Stray, by Rachel Vincent (Mira, 2007)

Faythe Sanders thought if she went far enough away to grad school, she could escape her family indefinitely. Unfortunately, as one of very few werecat females of breeding age left in North America, daughter to one of the major Pride leaders, she’s been kept on a leash all her life. Sometimes a very long leash, but a leash nonetheless. And when her father sends Marc, his second-in-command to fetch Faythe home, she has no choice but to go, abandoning her scholastic career, friends and boyfriend without warning. It’s back to the family ranch for her, and all because there’s a bit of a crisis going on. . . . The daughter of the neighboring Pride leader has vanished without a trace, and foul play is suspected, and Faythe could be the next to vanish. Trapped at home under the overprotective, watchful eyes of her father and brothers, Faythe struggles for her freedom, all the while trying to cope with some old, unresolved feelings for Marc.

As things heat up, with danger threatening from all sides, Faythe attempts to win the freedom to choose her own destiny, only to fall into the clutches of some very nasty people, with some decidedly unwholesome plans for her. Now she has to marshal her resources and prove to everyone that she can fight her own battles. If she can, she may just find the freedom and responsibility she’s always wanted, and much more, to boot. If she fails, Faythe Sanders might never be seen again. Oh, and Marc might have something to say about that as well.

Stray is a fun, hot new take on the idea of werecats living among us. Rachel Vincent has really done a good job of creating an intriguing hidden society where werecats can either live in organized prides, or roam the unclaimed territories as rogues, depending on what sort of quality of life they want. Her cats act very much like cats, so that even when human, they have a certain alien quality to them in mood and behavior.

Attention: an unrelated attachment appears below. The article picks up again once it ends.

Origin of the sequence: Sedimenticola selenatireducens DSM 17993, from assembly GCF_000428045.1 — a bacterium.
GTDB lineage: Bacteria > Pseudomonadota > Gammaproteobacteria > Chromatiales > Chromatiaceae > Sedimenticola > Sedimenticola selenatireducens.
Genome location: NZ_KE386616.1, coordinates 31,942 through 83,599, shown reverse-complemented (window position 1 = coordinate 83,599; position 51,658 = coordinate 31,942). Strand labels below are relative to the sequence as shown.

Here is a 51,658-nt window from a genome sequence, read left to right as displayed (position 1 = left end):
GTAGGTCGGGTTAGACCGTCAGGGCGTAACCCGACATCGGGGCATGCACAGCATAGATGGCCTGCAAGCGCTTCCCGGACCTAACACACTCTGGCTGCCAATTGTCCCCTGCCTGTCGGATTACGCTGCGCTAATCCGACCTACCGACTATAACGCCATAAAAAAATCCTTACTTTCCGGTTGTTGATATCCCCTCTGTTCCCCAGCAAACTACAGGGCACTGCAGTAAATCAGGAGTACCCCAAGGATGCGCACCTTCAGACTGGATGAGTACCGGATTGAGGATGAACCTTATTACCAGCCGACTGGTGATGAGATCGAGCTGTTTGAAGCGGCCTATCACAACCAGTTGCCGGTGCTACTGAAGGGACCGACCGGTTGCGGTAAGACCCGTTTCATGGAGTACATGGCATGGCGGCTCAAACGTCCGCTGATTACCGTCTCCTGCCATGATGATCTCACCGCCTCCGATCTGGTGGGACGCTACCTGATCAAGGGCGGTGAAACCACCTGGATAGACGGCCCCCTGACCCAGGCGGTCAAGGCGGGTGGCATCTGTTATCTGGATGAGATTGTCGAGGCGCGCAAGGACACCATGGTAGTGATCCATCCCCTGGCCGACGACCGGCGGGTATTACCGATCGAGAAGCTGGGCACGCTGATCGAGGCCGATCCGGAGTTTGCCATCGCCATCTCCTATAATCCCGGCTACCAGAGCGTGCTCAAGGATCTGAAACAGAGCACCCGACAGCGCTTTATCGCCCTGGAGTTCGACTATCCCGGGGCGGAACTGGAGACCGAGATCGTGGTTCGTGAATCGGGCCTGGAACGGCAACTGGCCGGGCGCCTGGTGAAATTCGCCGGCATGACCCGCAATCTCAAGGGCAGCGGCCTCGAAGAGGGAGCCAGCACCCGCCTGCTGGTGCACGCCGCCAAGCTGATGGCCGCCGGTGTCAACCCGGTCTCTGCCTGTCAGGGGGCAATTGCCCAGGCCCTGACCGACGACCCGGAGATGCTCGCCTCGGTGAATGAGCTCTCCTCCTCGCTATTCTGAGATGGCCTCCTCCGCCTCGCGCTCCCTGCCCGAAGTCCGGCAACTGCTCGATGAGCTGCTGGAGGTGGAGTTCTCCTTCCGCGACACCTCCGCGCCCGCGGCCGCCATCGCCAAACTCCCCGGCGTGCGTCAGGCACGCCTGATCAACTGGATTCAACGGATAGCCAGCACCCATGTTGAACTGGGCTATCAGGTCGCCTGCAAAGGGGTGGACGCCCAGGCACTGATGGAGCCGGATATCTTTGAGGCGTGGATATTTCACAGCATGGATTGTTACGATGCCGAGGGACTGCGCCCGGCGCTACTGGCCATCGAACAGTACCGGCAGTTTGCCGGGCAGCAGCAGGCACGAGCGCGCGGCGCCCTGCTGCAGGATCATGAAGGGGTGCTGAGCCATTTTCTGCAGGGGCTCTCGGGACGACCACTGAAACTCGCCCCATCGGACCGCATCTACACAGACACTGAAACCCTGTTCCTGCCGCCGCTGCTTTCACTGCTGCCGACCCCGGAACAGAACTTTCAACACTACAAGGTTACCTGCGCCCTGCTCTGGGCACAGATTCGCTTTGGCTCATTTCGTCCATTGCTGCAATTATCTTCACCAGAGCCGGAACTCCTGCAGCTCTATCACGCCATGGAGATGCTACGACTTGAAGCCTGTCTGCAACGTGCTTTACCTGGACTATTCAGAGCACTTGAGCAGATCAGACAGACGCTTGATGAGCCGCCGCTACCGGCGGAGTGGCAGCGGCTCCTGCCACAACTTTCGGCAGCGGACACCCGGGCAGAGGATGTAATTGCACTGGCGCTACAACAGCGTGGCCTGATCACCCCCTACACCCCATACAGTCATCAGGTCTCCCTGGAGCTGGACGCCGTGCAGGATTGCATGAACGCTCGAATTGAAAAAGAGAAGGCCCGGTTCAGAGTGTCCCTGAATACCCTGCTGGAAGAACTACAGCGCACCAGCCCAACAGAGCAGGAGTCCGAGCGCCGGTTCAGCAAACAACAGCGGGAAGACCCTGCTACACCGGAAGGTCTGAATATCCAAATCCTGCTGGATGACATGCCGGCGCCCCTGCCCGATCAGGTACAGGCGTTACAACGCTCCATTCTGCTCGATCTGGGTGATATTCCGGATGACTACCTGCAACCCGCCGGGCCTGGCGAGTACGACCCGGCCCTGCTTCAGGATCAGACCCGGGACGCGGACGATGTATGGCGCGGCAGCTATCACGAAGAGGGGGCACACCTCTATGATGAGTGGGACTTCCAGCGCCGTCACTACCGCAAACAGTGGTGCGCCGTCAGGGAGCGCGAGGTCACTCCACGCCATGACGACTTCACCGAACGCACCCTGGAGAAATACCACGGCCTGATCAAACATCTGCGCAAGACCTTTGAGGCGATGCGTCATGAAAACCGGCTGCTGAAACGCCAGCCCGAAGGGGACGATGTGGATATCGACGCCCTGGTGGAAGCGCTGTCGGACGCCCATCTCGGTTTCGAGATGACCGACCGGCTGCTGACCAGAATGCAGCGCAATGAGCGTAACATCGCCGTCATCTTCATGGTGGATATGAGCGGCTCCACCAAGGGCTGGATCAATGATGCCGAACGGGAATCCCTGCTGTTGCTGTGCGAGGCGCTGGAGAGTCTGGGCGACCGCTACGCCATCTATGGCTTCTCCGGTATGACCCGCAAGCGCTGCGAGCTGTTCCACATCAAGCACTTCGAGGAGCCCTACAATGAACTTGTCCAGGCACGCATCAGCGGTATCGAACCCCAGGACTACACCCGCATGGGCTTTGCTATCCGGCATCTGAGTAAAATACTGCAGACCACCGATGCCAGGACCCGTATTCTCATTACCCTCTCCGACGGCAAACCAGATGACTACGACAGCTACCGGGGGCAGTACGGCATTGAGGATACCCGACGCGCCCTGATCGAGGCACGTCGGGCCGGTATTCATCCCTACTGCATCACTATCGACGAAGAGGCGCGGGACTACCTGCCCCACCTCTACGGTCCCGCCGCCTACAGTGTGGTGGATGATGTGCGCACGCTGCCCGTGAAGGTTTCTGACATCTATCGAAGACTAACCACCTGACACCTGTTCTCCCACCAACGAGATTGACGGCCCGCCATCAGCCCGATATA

The plot is a little slow in places, but it always tries to keep moving forward. I will admit to finding elements of the book to be somewhat forgettable; it took me several flipthroughs after the initial reading to bring many details of the story back to the forefront of my memory. And for such a long book (600+ pages), it does feel as though very little ultimately happens. However, Stray works very well to set up future installments, with Faythe accepting and embracing her new role of authority and responsibility within the Pride. This book has its flaws, primarily where the plot is concerned, but all in all, I really enjoyed Stray, and I’ll be keeping my eyes open for the next in the series, to see where Vincent takes her heroes next.

Leave a Reply

Your email address will not be published. Required fields are marked *

You may use these HTML tags and attributes: <a href="" title=""> <abbr title=""> <acronym title=""> <b> <blockquote cite=""> <cite> <code> <del datetime=""> <em> <i> <q cite=""> <s> <strike> <strong>